Norwegian Double Dip! March 2022 and June 2023 (Part 1 of 2: March 2022)
Back in early 2022, as travel was beginning to regain steam after the height of the pandemic, I was looking for a solo northern adventure that would offer an opportunity to view the aurora borealis, a natural phenomenon that I had been wanting to observe for some time. Early Spring was an appealing time because, as much as I wanted to experience the lights, I had little interest in spending an entire vacation in darkness. The aurora "shoulder seasons" of autumn and spring hold significant daylight at the high latitudes, enough to combine typical daytime outdoor activities with nighttime aurora vigils. This means little sleep, but the adrenaline is enough to keep you going.
The decision of where to go then had to be made. Obviously the destination should lie somewhere in the "Aurora Belt," that area between 60 and 70 degrees latitude where auroras are most often visible. Alaska first came to mind, specifically Fairbanks, but the wildlife throughout interior Alaska in March is not terribly active or speciose. Thoughts of someplace more far-flung came to mind, and a bit of research revealed two doable options: Iceland and northern Scandinavia. Iceland is conveniently reached via a direct flight from my region, but the allure of Scandinavia was too strong to ignore.
Researching the trip, it seemed photography should be a priority. Obtaining images of the northern lights would add another dimension to the experience of viewing them, and I was excited by the idea of attempting astrophotography for the first time. Up in Varanger, Norway, a floating blind was available for duck photography, and a visit to a seabird colony might produce close views of alcids. I had been contemplating an upgrade to mirrorless camera technology anyway, and this was the kick in the pants I needed to make the switch. So I sold a kidney and picked up a new kit: Canon R5 and the 100-500mm RF lens.
The centerpiece of the vaca would be Varanger, which I bookended with a couple days each in Tromso and Olso. Since this is a birding-focused space, I'll focus on my time in Varanger, 24-28 March 2022.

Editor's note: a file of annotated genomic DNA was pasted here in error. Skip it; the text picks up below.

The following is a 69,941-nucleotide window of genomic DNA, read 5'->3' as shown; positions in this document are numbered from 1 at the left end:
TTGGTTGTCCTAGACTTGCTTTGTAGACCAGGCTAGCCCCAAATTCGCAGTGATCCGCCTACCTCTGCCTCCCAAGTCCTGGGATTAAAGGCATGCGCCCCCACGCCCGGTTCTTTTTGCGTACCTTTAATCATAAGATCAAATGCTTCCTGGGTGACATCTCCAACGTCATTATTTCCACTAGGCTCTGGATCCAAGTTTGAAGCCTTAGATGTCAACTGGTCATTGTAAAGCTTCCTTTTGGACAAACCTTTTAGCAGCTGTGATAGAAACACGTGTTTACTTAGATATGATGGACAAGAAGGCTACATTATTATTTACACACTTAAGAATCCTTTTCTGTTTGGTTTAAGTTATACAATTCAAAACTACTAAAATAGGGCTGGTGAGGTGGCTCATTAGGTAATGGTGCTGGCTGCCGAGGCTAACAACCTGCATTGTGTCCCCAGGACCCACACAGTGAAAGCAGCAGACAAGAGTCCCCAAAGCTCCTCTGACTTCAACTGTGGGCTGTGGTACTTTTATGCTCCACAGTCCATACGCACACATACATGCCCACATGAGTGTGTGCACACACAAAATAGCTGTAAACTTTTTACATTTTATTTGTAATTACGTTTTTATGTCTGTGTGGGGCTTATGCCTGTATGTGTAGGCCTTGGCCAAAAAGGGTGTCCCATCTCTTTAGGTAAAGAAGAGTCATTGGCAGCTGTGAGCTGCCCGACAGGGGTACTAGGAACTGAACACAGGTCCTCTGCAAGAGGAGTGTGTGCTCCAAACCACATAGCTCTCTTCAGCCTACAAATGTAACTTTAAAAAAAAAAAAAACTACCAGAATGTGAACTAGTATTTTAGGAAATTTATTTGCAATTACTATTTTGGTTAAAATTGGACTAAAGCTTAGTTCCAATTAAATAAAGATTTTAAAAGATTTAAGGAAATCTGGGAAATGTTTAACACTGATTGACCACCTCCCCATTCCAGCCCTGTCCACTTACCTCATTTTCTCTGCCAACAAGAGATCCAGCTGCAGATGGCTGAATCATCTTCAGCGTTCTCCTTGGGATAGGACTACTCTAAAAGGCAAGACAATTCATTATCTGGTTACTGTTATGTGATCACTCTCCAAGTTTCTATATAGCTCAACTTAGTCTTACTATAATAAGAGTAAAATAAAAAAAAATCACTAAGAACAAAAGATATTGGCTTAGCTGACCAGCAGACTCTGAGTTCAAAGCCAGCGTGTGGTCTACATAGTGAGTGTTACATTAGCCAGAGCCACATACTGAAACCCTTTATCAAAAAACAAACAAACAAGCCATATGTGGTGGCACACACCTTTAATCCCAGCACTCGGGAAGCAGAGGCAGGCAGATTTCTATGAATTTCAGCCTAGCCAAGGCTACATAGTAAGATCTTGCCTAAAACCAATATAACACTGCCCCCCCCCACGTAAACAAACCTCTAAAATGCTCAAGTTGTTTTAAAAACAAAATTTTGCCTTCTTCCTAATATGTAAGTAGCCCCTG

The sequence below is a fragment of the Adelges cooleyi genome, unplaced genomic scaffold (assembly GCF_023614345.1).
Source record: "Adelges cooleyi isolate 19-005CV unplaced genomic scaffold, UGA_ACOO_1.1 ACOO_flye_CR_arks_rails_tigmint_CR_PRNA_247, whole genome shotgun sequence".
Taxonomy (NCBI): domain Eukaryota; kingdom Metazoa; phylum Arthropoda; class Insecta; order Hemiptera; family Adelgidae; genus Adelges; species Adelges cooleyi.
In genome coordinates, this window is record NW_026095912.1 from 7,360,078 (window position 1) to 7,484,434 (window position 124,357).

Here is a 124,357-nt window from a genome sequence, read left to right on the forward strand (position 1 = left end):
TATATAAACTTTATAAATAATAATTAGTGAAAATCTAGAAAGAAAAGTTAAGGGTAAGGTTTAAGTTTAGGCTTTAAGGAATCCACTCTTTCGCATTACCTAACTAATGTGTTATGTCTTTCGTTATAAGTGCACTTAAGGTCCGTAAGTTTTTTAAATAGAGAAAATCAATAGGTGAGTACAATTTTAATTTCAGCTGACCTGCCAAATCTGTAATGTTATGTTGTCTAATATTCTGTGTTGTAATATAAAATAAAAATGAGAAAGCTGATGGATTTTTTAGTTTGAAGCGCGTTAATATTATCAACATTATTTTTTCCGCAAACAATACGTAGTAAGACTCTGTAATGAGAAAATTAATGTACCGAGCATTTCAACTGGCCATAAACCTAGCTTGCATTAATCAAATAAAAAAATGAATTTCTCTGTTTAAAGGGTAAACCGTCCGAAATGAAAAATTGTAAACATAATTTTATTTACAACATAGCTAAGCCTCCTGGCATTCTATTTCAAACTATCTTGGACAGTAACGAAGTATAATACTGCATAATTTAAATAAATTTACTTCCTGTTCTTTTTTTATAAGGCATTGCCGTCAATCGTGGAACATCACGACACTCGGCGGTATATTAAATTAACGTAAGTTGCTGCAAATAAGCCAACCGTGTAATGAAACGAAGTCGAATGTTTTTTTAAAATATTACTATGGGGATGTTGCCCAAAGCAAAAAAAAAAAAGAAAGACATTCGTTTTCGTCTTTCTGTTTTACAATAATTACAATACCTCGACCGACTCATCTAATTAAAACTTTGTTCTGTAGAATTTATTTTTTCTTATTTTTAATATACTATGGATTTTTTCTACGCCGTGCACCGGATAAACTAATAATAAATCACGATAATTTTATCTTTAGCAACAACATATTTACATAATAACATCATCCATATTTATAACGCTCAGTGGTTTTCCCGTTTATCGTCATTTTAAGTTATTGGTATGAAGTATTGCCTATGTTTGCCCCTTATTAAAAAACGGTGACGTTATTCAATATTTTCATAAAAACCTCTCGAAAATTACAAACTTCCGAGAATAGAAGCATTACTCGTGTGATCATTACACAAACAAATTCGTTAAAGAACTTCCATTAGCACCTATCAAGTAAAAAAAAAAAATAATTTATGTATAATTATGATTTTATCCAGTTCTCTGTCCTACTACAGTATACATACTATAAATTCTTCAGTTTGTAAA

My flight landed in Kirkenes on the morning of the 24th. Car collection from Hertz was quick and easy, and soon I was in a hybrid Toyota sedan with studded snow tires, which proved to be a surprisingly competent vehicle despite the packed snow-covered roads. The first destination was the Pasvik Valley, named for the Pasvik River that separates this part of Norway from Russia. I had only scheduled about 24 hours to bird the taiga forest there, in hopes of finding SIBERIAN JAY and SIBERIAN TIT. I did connect with both of those species plus displaying BLACK GROUSE, NORTHERN HAWK-OWL, EURASIAN THREE-TOED WOODPECKER, LESSER SPOTTED WOODPECKER, PINE GROSBEAK and HOARY REDPOLL. During winter it is basically all roadside birding here, and every waterway is frozen and masked by snow, including the large river. As you'd imagine, diversity is low. Activity is concentrated around the small villages and bird feeders that are scattered through the valley.
|Hoary Redpoll (rear) and Common Redpoll|
|Looking across the frozen river to Russia|
|The harsh landscape that awaits, flying into Kirkenes|
|My location in the Norwegian portion of the valley. That's Russia to the east and Finland to the west.|
My one night in the valley was spent at Ovre Pasvik Camping, which exceeded my admittedly low expectations. I had a double bunk room to myself complete with super effective space heater and an electric cooktop with utensils. I was plenty warm and comfy. That night I spent some time using playback for Boreal Owl, but it was very windy and there was no sign of owls. I did catch a very brief but exhilarating first look at the aurora borealis!
Following this quick but successful dip into the valley, I backtracked north on my way to the Varanger peninsula. I arrived mid-afternoon on the 25th at the iconic church at Nesseby en route to my Airbnb in Vadso. A EURASIAN COOT in Vadso harbor was a rare find for this far north.